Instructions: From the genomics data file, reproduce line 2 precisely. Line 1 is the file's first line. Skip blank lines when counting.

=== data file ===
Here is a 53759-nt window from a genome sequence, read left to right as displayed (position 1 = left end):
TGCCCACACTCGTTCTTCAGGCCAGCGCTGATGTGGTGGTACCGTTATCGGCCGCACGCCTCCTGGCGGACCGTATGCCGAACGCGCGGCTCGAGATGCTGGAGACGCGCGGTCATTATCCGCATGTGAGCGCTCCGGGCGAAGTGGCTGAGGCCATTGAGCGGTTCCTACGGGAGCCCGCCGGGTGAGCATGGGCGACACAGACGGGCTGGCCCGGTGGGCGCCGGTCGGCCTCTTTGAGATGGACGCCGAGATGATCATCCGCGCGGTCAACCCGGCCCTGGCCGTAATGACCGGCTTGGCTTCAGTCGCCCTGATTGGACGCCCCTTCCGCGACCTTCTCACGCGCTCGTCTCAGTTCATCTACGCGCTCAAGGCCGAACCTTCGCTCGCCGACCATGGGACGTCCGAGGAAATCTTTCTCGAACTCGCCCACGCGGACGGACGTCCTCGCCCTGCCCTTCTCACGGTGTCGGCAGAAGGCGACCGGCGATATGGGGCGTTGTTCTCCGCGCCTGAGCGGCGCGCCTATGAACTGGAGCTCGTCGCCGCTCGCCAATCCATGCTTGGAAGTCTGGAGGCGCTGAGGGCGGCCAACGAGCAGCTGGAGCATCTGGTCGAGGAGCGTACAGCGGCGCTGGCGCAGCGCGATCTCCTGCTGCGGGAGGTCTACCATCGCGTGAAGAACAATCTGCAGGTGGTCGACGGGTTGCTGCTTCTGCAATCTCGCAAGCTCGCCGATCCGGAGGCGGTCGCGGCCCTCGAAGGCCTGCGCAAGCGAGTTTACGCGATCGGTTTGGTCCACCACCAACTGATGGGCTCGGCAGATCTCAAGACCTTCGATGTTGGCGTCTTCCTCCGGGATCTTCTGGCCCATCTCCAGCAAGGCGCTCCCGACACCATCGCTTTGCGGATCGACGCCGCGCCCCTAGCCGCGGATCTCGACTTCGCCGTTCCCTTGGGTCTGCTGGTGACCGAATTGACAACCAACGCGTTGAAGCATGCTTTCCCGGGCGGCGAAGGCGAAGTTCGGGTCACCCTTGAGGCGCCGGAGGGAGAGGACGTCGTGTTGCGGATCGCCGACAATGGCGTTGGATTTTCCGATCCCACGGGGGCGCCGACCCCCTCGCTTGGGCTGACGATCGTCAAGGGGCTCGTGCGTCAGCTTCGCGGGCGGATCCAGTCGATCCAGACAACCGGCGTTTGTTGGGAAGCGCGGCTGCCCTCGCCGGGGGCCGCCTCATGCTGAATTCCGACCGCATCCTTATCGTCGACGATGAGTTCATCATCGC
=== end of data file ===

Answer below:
TGCCCACACTCGTTCTTCAGGCCAGCGCTGATGTGGTGGTACCGTTATCGGCCGCACGCCTCCTGGCGGACCGTATGCCGAACGCGCGGCTCGAGATGCTGGAGACGCGCGGTCATTATCCGCATGTGAGCGCTCCGGGCGAAGTGGCTGAGGCCATTGAGCGGTTCCTACGGGAGCCCGCCGGGTGAGCATGGGCGACACAGACGGGCTGGCCCGGTGGGCGCCGGTCGGCCTCTTTGAGATGGACGCCGAGATGATCATCCGCGCGGTCAACCCGGCCCTGGCCGTAATGACCGGCTTGGCTTCAGTCGCCCTGATTGGACGCCCCTTCCGCGACCTTCTCACGCGCTCGTCTCAGTTCATCTACGCGCTCAAGGCCGAACCTTCGCTCGCCGACCATGGGACGTCCGAGGAAATCTTTCTCGAACTCGCCCACGCGGACGGACGTCCTCGCCCTGCCCTTCTCACGGTGTCGGCAGAAGGCGACCGGCGATATGGGGCGTTGTTCTCCGCGCCTGAGCGGCGCGCCTATGAACTGGAGCTCGTCGCCGCTCGCCAATCCATGCTTGGAAGTCTGGAGGCGCTGAGGGCGGCCAACGAGCAGCTGGAGCATCTGGTCGAGGAGCGTACAGCGGCGCTGGCGCAGCGCGATCTCCTGCTGCGGGAGGTCTACCATCGCGTGAAGAACAATCTGCAGGTGGTCGACGGGTTGCTGCTTCTGCAATCTCGCAAGCTCGCCGATCCGGAGGCGGTCGCGGCCCTCGAAGGCCTGCGCAAGCGAGTTTACGCGATCGGTTTGGTCCACCACCAACTGATGGGCTCGGCAGATCTCAAGACCTTCGATGTTGGCGTCTTCCTCCGGGATCTTCTGGCCCATCTCCAGCAAGGCGCTCCCGACACCATCGCTTTGCGGATCGACGCCGCGCCCCTAGCCGCGGATCTCGACTTCGCCGTTCCCTTGGGTCTGCTGGTGACCGAATTGACAACCAACGCGTTGAAGCATGCTTTCCCGGGCGGCGAAGGCGAAGTTCGGGTCACCCTTGAGGCGCCGGAGGGAGAGGACGTCGTGTTGCGGATCGCCGACAATGGCGTTGGATTTTCCGATCCCACGGGGGCGCCGACCCCCTCGCTTGGGCTGACGATCGTCAAGGGGCTCGTGCGTCAGCTTCGCGGGCGGATCCAGTCGATCCAGACAACCGGCGTTTGTTGGGAAGCGCGGCTGCCCTCGCCGGGGGCCGCCTCATGCTGAATTCCGACCGCATCCTTATCGTCGACGATGAGTTCATCATCGC